The highly anticipated, Homeric homecoming of the Fugees, soon to be in Italy for a single performance at the FilaForum in Assago (Saturday 10 December). Their first recording together since the highly successful '.The score", nine years ago: the piece just delivered to the radios, "Take it easy"It is a frantic chase, a rushing torrent of over five minutes in which the magnificent three of them spout rhymes as in the good old school days of hip hop. Conversing with them, on the other hand, one struggles to get the words out of their mouths, not least because the most talkative of the group, Lauryn Hill, is not in the game. "'Take it easy' was kind of a warm-up for us. It's pure hip hop to the core, in that raw form that you still hear around today,' explain Wyclef Jean and Pras Michel, holed up in New York's Platinum Sound studios completing work on the new album expected early next year. "The message of the song is an invitation to take things as lightly as the reality of the world around us allows. An invitation to reflect and put things back in place'.
Is he also referring to the interpersonal relations between the three, who in the past have not been spared controversy and venomous barbs (a few years ago Wyclef dedicated the not-so-friendly 'Fake ass Pras' to his cousin Pras Michel)? The answer is laconic: 'We are brother and sister: we quarrel, but we remain family. In the recording studio these days, we're finding our way back home'. As in the days of 'The Score', indeed. A special record, even listening to it with today's ears... 'The reason is simple, that album worked because it was born spontaneously, in an organic environment. It was the product of a special chemical interaction between the three of us. It is the same now, each of us has a strong personality, our own musical background, a distinct spirituality'. Are the journalists right, then, who on the basis of the first single predicted a sort of return to the roots for the Fugees? "No, it's not a return to the past but an evolution even though we are still us, of course. You know what they say, the drum stays the same even when the beat changes. The soul of the Fugees has remained the same, but in all this time we have learnt many things. We have matured not only as musicians but above all as human beings'. What to expect, then, from the new record? "The typical Fugees sound: hip hop, reggae, r&b, soul, rock, that Creole element that comes from our Haitian origins. A fusion of everything that is part of our style and our way of being. We still adore Marvin Gaye and Bob Marley, the greatest of them all, and it only pleases us that other bands after us have followed the same path. When we all got together in the studio a great positive energy was generated immediately. And that is why we decided to come on tour in Europe straight away' (first date in London on 25 November). What will the concert be like? "We will have a large live band with us, probably about ten musicians. We will do new pieces and well-known pieces, we will do dance music and acoustic music. Above all, we will be in the middle of the audience, to create an intimate atmosphere even in ten-thousand-seat arenas. People will be part of the show. And with us will be the best singer of all time, Lauryn Hill...'. Having completed the rapprochement (which began last year with a surprise performance at the 'Block Party' festival organised by the African-American comedian Dave Chappelle, later documented in a film), it remains to be seen how much room there will be in the future for the Fugees, three cocks in a henhouse who in nine years have gone their separate ways and stuck their beaks out just about everywhere. Pras and Wyclef do not give an opinion: 'We don't know that, we can't look that far ahead. The only thing we do know is that today we are fully focused on the group, that we have a lot of energy on us and that we can't wait to come to Europe and have fun.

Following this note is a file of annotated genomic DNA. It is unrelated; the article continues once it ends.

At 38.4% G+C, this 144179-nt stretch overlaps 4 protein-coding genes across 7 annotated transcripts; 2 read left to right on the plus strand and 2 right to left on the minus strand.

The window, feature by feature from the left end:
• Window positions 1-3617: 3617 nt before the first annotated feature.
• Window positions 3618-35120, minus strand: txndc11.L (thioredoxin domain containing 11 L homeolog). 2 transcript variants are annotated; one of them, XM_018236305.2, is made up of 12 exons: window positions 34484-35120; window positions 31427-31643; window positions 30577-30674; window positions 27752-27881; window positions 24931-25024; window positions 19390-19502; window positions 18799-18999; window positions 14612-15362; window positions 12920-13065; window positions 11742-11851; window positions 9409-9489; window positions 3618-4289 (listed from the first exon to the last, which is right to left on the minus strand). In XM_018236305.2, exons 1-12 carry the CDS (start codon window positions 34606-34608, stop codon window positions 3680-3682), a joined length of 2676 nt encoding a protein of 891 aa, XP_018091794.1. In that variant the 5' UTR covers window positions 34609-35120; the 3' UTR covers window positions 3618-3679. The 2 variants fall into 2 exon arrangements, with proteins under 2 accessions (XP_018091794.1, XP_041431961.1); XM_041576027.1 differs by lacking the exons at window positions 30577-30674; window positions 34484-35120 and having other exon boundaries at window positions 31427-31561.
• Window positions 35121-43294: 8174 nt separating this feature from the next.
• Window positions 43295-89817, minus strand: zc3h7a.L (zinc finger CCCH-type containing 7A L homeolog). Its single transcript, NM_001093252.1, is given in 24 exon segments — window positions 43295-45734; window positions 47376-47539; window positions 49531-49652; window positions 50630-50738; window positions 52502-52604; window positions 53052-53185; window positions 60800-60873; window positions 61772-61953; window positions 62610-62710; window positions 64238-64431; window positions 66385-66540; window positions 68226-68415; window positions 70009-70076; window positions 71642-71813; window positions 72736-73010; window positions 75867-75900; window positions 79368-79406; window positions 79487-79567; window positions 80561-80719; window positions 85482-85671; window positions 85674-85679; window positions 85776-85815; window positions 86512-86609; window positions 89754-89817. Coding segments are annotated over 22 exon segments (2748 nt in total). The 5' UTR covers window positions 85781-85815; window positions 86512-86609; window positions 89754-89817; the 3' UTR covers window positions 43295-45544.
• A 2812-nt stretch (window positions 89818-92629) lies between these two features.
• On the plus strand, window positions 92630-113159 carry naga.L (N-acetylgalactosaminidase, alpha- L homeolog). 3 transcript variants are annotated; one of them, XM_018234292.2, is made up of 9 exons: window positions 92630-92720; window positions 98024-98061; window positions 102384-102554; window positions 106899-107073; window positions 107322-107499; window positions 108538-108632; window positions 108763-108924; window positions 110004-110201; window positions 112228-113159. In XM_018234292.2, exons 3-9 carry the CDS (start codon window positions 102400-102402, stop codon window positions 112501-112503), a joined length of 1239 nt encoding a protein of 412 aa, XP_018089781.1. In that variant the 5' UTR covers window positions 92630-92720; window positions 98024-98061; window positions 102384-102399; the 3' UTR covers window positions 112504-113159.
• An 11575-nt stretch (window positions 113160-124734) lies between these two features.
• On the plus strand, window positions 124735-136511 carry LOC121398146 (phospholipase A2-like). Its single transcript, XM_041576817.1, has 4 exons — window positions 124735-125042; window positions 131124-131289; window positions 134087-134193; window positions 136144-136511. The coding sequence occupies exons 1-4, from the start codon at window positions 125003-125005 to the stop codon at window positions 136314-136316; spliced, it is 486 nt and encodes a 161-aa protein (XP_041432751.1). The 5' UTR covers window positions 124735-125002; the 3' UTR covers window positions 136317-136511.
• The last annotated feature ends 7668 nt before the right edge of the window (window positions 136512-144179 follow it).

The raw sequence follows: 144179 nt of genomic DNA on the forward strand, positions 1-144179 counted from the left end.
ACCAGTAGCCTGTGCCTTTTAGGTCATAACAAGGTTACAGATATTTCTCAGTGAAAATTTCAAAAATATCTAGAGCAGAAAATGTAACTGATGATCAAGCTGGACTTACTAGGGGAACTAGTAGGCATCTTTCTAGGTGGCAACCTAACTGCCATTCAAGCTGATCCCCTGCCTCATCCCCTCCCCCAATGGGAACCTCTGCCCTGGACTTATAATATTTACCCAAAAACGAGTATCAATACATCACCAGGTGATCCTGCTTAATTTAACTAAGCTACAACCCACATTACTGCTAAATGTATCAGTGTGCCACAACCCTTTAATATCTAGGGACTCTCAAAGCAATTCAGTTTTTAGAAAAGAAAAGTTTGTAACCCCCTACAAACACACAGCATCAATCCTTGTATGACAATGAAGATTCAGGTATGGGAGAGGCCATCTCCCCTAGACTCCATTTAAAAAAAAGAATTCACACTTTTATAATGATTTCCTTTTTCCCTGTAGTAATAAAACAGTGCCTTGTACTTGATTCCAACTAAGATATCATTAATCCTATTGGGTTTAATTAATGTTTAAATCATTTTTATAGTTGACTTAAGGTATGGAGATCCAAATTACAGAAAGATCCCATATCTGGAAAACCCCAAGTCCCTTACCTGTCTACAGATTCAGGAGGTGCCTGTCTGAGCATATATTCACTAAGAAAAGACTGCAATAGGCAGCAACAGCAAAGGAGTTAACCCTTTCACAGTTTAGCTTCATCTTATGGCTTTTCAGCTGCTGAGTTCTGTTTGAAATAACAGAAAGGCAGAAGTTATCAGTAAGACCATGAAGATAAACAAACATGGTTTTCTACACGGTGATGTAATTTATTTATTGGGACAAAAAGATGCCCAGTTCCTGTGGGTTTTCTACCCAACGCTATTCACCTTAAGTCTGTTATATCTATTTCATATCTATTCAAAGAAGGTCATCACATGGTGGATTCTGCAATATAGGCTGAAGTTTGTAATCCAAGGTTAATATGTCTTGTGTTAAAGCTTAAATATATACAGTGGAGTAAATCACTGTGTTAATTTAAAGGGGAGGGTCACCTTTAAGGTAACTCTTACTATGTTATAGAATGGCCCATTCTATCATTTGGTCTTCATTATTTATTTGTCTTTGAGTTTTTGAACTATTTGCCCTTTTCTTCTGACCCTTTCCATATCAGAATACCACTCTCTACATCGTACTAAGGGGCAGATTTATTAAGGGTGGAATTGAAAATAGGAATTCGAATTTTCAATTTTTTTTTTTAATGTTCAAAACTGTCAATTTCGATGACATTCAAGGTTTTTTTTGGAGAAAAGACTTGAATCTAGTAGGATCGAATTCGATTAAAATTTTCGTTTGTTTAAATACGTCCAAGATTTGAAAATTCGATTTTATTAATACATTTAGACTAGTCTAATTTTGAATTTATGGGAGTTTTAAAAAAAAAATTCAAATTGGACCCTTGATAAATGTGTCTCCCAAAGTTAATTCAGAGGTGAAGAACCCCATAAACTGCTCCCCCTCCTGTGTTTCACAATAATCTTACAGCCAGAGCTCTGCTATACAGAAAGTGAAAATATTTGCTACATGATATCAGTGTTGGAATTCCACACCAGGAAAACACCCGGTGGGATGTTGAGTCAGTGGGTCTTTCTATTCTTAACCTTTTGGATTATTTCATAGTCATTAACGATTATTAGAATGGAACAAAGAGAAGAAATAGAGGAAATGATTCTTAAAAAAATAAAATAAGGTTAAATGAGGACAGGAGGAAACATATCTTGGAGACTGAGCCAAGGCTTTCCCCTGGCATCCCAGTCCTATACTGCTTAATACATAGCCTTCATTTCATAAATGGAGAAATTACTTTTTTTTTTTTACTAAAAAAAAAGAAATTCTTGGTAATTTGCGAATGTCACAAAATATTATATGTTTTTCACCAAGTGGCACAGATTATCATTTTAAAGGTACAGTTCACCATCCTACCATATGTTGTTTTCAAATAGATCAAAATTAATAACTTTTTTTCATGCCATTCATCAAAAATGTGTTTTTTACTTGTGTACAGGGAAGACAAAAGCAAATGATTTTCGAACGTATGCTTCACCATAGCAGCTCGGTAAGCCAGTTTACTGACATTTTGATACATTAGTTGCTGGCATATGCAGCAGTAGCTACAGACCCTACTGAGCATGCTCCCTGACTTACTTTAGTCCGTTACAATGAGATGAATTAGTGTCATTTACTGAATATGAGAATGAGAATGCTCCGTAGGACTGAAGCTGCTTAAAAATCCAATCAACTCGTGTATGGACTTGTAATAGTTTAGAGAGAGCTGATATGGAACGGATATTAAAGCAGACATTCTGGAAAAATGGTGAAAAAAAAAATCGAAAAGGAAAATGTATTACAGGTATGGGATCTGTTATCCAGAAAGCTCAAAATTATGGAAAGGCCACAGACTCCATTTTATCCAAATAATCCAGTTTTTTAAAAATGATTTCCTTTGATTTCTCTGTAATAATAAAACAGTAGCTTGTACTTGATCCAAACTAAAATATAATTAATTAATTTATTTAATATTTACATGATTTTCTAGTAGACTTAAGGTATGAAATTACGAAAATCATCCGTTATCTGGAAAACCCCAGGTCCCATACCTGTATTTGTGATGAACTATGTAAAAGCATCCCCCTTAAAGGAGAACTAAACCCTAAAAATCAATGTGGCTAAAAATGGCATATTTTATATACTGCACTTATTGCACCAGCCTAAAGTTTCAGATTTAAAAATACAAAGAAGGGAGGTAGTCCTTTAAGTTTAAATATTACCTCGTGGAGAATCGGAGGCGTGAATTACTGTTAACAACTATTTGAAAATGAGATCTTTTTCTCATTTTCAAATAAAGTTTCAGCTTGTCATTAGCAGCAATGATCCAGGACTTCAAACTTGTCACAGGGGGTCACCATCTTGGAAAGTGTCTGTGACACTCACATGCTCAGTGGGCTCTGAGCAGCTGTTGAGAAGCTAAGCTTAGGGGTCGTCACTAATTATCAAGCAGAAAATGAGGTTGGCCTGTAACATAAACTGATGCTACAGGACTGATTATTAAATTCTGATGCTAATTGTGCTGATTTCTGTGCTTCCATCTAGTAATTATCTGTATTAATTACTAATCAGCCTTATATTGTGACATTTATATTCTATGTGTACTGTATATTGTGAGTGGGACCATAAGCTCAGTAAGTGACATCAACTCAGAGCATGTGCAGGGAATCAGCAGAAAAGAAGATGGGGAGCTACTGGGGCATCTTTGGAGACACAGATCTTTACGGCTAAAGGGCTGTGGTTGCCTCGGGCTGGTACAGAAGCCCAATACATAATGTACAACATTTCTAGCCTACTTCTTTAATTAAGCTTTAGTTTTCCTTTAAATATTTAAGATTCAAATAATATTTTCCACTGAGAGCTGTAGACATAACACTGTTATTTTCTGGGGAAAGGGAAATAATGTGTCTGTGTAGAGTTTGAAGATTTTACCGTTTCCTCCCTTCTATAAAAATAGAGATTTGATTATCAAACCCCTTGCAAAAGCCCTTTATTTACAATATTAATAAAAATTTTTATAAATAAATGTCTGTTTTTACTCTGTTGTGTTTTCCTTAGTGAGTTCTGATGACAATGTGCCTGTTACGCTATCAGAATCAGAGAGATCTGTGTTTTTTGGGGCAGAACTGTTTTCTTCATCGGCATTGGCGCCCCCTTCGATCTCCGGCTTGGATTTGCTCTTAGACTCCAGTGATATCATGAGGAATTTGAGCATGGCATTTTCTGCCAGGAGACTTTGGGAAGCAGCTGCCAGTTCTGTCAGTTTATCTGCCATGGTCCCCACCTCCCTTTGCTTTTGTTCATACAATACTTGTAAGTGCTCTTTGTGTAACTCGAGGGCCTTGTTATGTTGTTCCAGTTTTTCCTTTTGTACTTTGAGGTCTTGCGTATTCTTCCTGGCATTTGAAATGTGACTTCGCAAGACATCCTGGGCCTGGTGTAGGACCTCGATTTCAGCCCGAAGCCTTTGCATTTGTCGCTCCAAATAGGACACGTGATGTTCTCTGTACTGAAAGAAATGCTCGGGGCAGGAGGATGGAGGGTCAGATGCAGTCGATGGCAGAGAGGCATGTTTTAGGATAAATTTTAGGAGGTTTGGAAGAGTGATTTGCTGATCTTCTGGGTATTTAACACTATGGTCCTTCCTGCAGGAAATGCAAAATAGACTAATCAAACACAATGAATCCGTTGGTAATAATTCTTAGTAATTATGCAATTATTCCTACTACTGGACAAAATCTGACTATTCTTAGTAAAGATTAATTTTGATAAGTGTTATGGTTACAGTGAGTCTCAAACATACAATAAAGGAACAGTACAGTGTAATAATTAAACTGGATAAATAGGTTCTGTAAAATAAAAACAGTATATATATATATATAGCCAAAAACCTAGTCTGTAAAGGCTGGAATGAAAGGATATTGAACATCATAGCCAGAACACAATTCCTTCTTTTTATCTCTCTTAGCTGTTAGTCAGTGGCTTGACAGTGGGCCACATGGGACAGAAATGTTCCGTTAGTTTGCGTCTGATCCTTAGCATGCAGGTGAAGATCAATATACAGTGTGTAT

Interview conducted and taken from